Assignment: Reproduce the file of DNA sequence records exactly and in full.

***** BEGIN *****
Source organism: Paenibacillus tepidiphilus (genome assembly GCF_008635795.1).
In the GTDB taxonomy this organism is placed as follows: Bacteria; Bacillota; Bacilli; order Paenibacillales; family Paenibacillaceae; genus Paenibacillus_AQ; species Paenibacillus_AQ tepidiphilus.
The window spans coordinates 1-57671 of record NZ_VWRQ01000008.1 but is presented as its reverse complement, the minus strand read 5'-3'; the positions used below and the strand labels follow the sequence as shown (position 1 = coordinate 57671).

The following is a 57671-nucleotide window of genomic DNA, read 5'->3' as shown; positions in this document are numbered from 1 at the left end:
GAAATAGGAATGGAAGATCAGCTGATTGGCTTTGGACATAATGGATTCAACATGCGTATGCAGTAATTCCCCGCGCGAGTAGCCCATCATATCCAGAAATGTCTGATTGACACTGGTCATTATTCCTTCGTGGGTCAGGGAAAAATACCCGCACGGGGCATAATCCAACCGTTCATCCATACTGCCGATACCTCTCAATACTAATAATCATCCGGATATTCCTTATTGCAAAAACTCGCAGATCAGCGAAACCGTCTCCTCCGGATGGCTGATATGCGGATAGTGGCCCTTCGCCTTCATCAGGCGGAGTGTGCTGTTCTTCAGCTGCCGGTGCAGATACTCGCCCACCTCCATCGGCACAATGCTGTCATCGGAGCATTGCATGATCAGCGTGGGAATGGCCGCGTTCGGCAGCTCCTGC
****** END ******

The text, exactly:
Source organism: Paenibacillus tepidiphilus (genome assembly GCF_008635795.1).
In the GTDB taxonomy this organism is placed as follows: Bacteria; Bacillota; Bacilli; order Paenibacillales; family Paenibacillaceae; genus Paenibacillus_AQ; species Paenibacillus_AQ tepidiphilus.
The window spans coordinates 1-57671 of record NZ_VWRQ01000008.1 but is presented as its reverse complement, the minus strand read 5'-3'; the positions used below and the strand labels follow the sequence as shown (position 1 = coordinate 57671).

The following is a 57671-nucleotide window of genomic DNA, read 5'->3' as shown; positions in this document are numbered from 1 at the left end:
GAAATAGGAATGGAAGATCAGCTGATTGGCTTTGGACATAATGGATTCAACATGCGTATGCAGTAATTCCCCGCGCGAGTAGCCCATCATATCCAGAAATGTCTGATTGACACTGGTCATTATTCCTTCGTGGGTCAGGGAAAAATACCCGCACGGGGCATAATCCAACCGTTCATCCATACTGCCGATACCTCTCAATACTAATAATCATCCGGATATTCCTTATTGCAAAAACTCGCAGATCAGCGAAACCGTCTCCTCCGGATGGCTGATATGCGGATAGTGGCCCTTCGCCTTCATCAGGCGGAGTGTGCTGTTCTTCAGCTGCCGGTGCAGATACTCGCCCACCTCCATCGGCACAATGCTGTCATCGGAGCATTGCATGATCAGCGTGGGAATGGCCGCGTTCGGCAGCTCCTGC